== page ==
A couple of months ago I posted about the longlist for the Lettre Ulysses Award, a prize that is given to the best book-length reporting. They have since announced the winner and runners-up, and this year the award went to The People on the Street: A Writer’s View of Israel by Linda Grant. Her book is a ground level view of life in Israel, placing it in counterpoint to the scads of books that look at the region from 35,000 feet. In an excerpt, we read about the reaction on the street in Tel Aviv when people found out that Saddam had been captured.
The International IMPAC Dublin Literary Award has unveiled its massive 2012 longlist. Recall that libraries around the world can nominate books for the prize, and these nominations, taken together, comprise the longlist. This year there are 147 novels on the list, nominated by 122 libraries in 45 countries. All of the books must have been published in English in 2010 (including translations). Because of the award’s global reach and egalitarian process, it’s always interesting to dig deeper into the longlist. Taken as a whole, the literary proclivities of various countries become evident, and a few titles recur again and again, revealing which books have made a global impact on readers. Overall favorites: books that were nominated by at least seven libraries. Room by Emma Donoghue (20 libraries representing Australia, England, France, Ireland, the Maldives, New Zealand, and the United States) The Thousand Autumns of Jacob de Zoet by David Mitchell (13 libraries representing Belgium, the Czech Republic, Finland, France, New Zealand, Switzerland, and the United States) Freedom by Jonathan Franzen (12 libraries representing Canada, England, Germany, Greece, Italy, Spain, and the United States) To the End of the Land by David Grossman (10 libraries representing Brazil, Canada, Germany, and the United States) Purge by Sofi Oksanen (8 libraries representing Denmark, Estonia, Finland, Greece, Norway, Poland, Sweden, and Switzerland) Matterhorn by Karl Marlantes (7 libraries representing the Czech Republic, Ireland, the Netherlands, and the United States) You can also look at the list and see which books are favorites in different countries. Several books were nominated by multiple libraries in the same country. Here’s a few: In Canada, Annabel by Kathleen Winter In Germany, Fame by Daniel Kehlmann In Ireland, Skippy Dies by Paul Murray In the Netherlands, Counterpoint by Anna Enquist and The Book Club by Marjolijn Februari There were also several countries with only one library nominating just one or two books. Here are a few of those: From Bermuda, Gorée: Point of Departure by Angela Barry From Cyprus, A Watermelon, a Fish and a Bible by Christy Lefteri From Hungary, One Amazing Thing by Chitra Divakaruni From India, Serious Men by Manu Joseph From Japan, The Book of Heroes by Miyuki Miyabe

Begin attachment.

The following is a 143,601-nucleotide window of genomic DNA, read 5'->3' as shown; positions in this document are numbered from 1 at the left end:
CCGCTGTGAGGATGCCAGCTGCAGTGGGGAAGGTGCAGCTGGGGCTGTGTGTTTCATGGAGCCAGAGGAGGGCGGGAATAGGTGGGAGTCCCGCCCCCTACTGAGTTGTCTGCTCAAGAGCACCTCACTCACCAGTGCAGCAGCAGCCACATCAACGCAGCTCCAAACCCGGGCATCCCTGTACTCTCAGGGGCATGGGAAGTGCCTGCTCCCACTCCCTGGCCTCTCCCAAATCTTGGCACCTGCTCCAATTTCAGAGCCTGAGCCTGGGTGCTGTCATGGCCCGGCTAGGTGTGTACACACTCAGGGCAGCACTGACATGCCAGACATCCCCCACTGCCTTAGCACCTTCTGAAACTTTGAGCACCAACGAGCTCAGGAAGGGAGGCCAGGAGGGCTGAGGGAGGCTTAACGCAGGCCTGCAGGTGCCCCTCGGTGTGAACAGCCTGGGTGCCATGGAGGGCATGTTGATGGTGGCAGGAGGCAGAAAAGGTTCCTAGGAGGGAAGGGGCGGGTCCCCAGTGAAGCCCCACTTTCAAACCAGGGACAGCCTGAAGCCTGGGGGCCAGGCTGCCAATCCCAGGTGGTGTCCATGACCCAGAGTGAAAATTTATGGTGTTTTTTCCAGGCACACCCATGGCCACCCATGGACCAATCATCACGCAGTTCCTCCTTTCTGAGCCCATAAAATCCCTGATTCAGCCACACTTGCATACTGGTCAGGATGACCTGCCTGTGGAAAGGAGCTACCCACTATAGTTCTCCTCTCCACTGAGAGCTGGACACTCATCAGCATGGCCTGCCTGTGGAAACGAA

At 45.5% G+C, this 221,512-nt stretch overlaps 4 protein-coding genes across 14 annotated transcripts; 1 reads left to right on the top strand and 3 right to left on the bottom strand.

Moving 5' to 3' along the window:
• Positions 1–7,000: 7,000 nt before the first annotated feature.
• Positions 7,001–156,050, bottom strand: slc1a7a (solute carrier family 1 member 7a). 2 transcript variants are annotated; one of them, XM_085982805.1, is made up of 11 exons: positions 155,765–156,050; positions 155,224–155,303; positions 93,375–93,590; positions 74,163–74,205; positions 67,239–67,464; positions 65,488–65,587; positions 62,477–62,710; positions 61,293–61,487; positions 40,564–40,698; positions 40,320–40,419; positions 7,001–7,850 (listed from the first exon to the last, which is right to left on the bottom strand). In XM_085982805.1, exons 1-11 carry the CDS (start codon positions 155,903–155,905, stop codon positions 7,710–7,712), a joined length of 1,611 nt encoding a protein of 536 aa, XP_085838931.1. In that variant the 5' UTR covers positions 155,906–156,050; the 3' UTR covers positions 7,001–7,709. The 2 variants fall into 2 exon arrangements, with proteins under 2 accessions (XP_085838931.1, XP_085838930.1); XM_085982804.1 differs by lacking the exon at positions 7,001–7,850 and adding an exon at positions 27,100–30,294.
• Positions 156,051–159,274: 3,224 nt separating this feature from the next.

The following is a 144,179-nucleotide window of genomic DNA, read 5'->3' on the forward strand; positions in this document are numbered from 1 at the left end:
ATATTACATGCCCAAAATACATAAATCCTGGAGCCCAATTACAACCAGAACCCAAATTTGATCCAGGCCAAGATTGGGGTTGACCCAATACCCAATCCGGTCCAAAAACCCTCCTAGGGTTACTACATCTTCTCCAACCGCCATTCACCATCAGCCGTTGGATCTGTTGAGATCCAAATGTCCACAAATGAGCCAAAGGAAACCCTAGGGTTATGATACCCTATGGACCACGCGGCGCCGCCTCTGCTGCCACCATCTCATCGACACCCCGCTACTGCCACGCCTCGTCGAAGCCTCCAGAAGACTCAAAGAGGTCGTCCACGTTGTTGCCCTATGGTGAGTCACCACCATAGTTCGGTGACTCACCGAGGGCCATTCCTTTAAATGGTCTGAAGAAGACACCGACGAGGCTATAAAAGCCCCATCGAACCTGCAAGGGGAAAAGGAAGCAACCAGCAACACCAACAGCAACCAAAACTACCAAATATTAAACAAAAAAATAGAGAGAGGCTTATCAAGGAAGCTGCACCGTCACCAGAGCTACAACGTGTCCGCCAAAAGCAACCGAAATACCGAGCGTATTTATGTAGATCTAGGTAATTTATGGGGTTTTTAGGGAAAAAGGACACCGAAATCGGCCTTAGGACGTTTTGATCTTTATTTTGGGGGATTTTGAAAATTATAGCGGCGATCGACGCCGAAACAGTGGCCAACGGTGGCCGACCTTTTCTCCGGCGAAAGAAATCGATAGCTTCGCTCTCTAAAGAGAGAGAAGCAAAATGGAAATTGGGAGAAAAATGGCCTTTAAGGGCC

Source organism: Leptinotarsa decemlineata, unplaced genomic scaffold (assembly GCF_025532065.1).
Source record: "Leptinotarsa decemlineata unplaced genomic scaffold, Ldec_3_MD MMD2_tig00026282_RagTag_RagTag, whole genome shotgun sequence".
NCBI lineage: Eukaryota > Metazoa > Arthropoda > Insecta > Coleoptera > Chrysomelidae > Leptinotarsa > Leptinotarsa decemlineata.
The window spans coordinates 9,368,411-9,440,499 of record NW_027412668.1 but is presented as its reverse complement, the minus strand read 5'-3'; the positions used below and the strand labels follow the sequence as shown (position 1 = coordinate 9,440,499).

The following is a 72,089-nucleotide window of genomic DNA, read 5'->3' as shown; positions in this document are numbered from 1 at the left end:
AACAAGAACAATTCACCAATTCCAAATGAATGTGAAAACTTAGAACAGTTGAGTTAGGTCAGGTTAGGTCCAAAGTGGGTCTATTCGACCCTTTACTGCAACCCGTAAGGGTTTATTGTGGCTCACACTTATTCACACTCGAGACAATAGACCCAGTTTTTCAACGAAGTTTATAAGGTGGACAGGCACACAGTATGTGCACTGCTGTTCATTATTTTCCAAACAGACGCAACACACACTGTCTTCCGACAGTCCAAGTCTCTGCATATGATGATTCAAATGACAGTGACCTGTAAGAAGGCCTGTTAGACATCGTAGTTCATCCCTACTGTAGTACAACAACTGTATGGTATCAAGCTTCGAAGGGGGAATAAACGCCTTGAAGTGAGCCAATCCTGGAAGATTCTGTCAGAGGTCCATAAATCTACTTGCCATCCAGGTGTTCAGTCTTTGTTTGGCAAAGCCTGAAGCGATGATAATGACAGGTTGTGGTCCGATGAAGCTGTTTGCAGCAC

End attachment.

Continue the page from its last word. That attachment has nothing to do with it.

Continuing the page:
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The shortlist for a still fairly new, but very worthwhile award has been announced. The Best Translated Book Award highlights work in translation (of course), a corner of the literary world that gets far less attention in the U.S. than it deserves. "The Best Translated Book Awards launched in 2007 as a way of bringing attention to great works of international literature. Original translations (no reprints or retranslations) published between December 2009 and November 2010 are eligible for this year’s award. Quality of the original book and the artistry of the English translation are the criteria used in determining the winning titles. Thanks to the support of Amazon.com, each winning author and translator will receive a $5,000 cash prize." The shortlist comprises ten books, and six languages are represented: The Literary Conference by César Aira, translated from the Spanish by Katherine Silver The Golden Age by Michal Ajvaz, translated from the Czech by Andrew Oakland A Life on Paper by Georges-Olivier Châteaureynaud, translated from the French by Edward Gauvin The Jokers by Albert Cossery, translated from the French by Anna Moschovakis Visitation by Jenny Erpenbeck, translated from the German by Susan Bernofsky Hocus Bogus by Romain Gary (writing as Émile Ajar), translated from the French by David Bellos The True Deceiver by Tove Jansson, translated from the Swedish by Thomas Teal On Elegance While Sleeping by Emilio Lascano Tegui, translated from the Spanish by Idra Novey Agaat by Marlene Van Niekerk, translated from the Afrikaans by Michiel Heyns Georg Letham: Physician and Murderer by Ernst Weiss, translated from the German by Joel Rotenberg
The Tournament of Books is a wacky enterprise, but for the second year in a row, it has predicted the winner of the Pulitzer Prize for fiction. Last year it was Cormac McCarthy's The Road, this year it's Junot Díaz's The Brief Wondrous Life of Oscar Wao. Here are this year's Pulitzer winners and finalists with excerpts where available:FictionWinner: The Brief Wondrous Life of Oscar Wao by Junot Díaz - Junot Díaz participates in our Year in ReadingTree of Smoke by Denis Johnson - excerpt, Garth's reviewShakespeare's Kitchen by Lore SegalGeneral Nonfiction:Winner: The Years of Extermination by Saul FriedlanderThe Cigarette Century by Allan BrandtThe Rest Is Noise by Alex Ross - excerptHistory:Winner: What Hath God Wrought by Daniel Walker HoweNixon and Kissinger: Partners in Power by Robert Dallek - excerptThe Coldest Winter: America and the Korean War by the late David HalberstamBiography:Winner: Eden's Outcasts by John MattesonThe Worlds of Lincoln Kirstein by Martin Duberman - excerptThe Life of Kingsley Amis by Zachary Leader - excerptWinners and finalists in other categories are available at the Pulitzer Web site.
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